Confederate cavalryman Nathan Bedford Forrest was once asked how for his advice on how to be successful in combat. His immortal reply? “Get there Fustest with the Mostest”.
Our governor is trying to show he can govern from the opposite end of the spectrum, by getting there fustest with the leastest…
These days the Gov is racing around the commonwealth, trying to prove his relevance by seeking input as to how to address the General Assembly Transportation bill. As I drove into work in the gloaming light of a NOVA morning, I almost felt sorry for him.
The Gov gambled the GOP majority General Assembly would again train wreck on transportation, and create an issue for the fall. Swing and miss, strike one.
The Gov, certain his gamble would pay off, did not have a plan of his own to offer as a counter balance. Swing and miss, strike two.
Now, he has to cobble together some type of coherent response, and will face future sessions of the legislature without the team of Chichester and Potts running intereference for him. Ooooooooooooh…fastball on the corner, Strike Three with the bat on his shoulder.
How did it come to this? How is it he is so tone deaf to politics?
I suggest it is because he likely came to the office with as little public exposure and strength as is possible.
Think about it. His claim to fame in getting the democratic nomination for Lt. Governor in 2001 was being Mayor of Richmond. However, that position was elected from and by the membership of the city counsel and not from the entire city. Nice title, but not as impressive upon closer inspection.
His election as Lt. governor was similarly less than resounding. He won the primary with a plurality, and then clung to Mark Warner coattails and barely got by a weak GOP statewide candidate.
He was elected governor less on his own credentials than on Mark Warner’s reputation and the ineptitude of the Jerry Kilgore campaign. He campaigned for office by being against new taxes, and since being elected has decided there are few new taxes he will not entertain…unless they are proposed by the GOP majority House of Delegates.
So you have a man who has been elected consistently by seeking a slightly darker shade of grey, and eschews the challenge of bright, bold colors. It is little wonder he cannot get a lot of folks to follow him.
Now, all the above I drafted a couple of days ago and tucked away for future consideration…then I get to see that somehow Jeff “Good Copy” Schapiro seized similar language in today’s RTD.
Tim Kaine is always searching for new shades of gray. This gets him in trouble with a General Assembly for which issues are largely black or white. His handling of transportation is the most recent example of a Kaine-sian trait that worked for him as a lawyer but works against him as governor….
He once favored plowing in to transportation $500 million that otherwise would go to schools, police and human services. This would have been a general-fund grab he now opposes as a threat to — you guessed it schools, police and human services.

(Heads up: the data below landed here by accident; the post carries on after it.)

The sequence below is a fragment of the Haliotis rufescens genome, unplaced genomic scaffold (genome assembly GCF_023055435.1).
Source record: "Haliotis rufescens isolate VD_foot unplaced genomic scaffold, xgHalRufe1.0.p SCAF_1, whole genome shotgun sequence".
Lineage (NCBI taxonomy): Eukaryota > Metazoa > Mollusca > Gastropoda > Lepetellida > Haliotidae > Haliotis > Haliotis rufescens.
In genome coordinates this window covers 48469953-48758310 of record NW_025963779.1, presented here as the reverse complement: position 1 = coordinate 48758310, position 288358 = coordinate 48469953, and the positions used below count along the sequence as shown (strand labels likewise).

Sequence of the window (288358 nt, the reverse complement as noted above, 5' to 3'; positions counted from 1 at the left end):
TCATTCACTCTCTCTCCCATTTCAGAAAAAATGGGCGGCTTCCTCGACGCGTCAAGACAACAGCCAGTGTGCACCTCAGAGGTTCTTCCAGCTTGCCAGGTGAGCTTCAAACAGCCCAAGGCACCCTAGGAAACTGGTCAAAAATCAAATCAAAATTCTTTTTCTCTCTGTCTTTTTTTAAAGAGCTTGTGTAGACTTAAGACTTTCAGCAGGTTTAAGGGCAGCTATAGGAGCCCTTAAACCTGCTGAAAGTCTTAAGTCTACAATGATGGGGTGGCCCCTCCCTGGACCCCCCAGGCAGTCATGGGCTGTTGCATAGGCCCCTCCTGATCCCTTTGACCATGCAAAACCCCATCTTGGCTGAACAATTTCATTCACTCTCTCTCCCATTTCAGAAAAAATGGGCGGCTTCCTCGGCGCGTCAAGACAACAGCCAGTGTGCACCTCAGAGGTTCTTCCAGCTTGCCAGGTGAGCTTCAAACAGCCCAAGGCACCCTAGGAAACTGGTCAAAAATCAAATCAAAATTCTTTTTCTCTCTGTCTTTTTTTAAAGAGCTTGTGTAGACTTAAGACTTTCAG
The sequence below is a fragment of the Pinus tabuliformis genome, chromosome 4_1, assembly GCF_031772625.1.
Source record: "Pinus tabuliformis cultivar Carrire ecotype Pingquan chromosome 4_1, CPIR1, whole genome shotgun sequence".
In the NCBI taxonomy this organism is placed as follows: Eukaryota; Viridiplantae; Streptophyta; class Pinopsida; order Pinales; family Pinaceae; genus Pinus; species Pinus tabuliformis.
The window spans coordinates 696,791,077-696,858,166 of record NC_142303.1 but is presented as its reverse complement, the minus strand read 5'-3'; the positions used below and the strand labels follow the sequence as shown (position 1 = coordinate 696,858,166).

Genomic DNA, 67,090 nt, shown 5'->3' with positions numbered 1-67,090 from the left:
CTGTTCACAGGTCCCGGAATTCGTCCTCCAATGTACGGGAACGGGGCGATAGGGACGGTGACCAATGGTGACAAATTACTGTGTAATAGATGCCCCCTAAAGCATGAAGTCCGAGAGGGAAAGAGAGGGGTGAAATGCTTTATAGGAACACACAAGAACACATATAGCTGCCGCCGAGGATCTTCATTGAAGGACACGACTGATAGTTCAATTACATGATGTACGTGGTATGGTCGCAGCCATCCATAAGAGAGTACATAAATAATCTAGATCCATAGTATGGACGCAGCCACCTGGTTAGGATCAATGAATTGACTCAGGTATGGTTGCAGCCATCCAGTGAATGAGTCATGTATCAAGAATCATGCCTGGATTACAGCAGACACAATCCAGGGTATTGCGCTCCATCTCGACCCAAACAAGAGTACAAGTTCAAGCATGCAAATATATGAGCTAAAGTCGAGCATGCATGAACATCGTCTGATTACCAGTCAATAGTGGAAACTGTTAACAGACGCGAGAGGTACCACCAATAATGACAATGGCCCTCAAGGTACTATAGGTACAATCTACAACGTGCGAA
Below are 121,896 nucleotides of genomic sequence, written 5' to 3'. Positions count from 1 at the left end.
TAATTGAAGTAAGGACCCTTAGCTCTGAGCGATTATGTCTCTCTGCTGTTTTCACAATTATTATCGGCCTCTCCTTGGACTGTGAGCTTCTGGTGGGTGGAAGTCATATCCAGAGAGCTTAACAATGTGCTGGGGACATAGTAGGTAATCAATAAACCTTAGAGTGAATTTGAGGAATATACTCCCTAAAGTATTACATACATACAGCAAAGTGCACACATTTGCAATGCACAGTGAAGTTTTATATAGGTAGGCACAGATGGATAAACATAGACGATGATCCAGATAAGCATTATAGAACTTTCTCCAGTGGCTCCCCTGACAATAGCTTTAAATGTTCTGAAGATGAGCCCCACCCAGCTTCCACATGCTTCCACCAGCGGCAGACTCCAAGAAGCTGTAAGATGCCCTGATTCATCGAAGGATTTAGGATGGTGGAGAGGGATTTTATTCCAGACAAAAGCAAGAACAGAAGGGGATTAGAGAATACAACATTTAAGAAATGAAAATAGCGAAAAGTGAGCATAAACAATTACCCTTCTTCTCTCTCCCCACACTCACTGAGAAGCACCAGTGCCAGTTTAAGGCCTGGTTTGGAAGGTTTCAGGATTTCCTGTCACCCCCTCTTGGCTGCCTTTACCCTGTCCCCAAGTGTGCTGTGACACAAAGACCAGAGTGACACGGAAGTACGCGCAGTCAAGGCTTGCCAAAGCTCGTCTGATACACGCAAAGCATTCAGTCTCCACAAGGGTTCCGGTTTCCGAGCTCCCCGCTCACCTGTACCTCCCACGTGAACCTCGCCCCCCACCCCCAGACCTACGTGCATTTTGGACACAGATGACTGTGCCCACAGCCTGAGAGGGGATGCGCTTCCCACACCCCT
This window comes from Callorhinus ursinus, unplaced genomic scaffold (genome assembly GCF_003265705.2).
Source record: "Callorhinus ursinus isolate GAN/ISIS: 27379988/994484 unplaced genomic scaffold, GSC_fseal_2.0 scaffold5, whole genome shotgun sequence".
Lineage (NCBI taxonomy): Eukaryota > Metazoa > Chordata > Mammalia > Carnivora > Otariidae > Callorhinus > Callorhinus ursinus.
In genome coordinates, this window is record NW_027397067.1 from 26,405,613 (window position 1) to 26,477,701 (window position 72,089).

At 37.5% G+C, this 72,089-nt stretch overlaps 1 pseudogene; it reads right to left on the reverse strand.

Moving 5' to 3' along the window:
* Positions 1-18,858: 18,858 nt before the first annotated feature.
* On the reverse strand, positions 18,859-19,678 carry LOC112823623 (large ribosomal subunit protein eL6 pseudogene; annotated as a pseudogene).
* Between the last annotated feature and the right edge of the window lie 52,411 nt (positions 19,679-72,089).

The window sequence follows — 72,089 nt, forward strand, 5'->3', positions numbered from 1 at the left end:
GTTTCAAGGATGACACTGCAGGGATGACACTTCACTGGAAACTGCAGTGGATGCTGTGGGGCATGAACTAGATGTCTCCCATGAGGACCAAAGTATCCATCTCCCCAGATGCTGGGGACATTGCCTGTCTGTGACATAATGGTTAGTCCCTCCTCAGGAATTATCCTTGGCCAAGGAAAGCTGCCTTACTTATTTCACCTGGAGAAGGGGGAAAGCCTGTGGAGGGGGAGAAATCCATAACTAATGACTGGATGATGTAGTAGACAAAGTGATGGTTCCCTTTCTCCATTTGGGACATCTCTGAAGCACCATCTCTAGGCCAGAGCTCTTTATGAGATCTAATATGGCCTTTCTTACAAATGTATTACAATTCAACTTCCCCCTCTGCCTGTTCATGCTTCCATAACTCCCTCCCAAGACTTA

And what of Kaine’s campaign promise to resist higher taxes until transportation funds were constitutionally designated only for asphalt? The tax pledge and lock box have been paved over by layers of thick, gooey rhetoric.
So clearly I am not alone in this line of thought…although I shudder at the company I am apprently keeping. Then Schapiro steps in it…he claims:
Further, Kaine is a victim of his predecessor’s success. Were it not for a GOP rebellion in the House in 2004, fellow Democrat Mark Warner would have been denied the $1.4 billion tax increase for education, law enforcement and social services that transformed him into presidential prospect.
In reality, he is the both the victim of his predecessor’s duplicity. Warner went to the GOP, said the state would run a deficit and threaten the AAA bond rating without a tax increase. Many good republicans took Warner at his word and voted for the increase. Imagine their surprise when it turned out the state would have had a surplus even without the tax increase. However, since GOP folks voted for the tax increase-no matter how well intentioned-the democrats now had cover on the issue of raising taxes.
Fool me once, shame on you. Fool me twice, shame on me. In the wake of this, is it realistic for anyone to think the GOP in the house will take Kaine’s word? He did not offer a plan, he has not offered any compelling factual or data based argument to validate his desire for higher taxes…yes, a desire for higher taxes from the man who campaigned as saying he would not raise taxes.
He has gotten elected to office by low margins pulled in by friendly coattails or inept opponents. He did this by seeking shades of gray, a trait noticed even by the noticeably anti-GOP columnist Jeff “Good Copy” Schapiro, instead of bold colors and creative new initiatives that would allow him to try to do what he wants.
Of course, that would require him to lead, not to simply react. That would mean trying to get there “fustest with the mostest”. That would mean actually standing up and stating what he believes…and I don’t think we are going to see that in the near future.
Given his allegiance to shades of gray, I don’t think this should surprise anyone.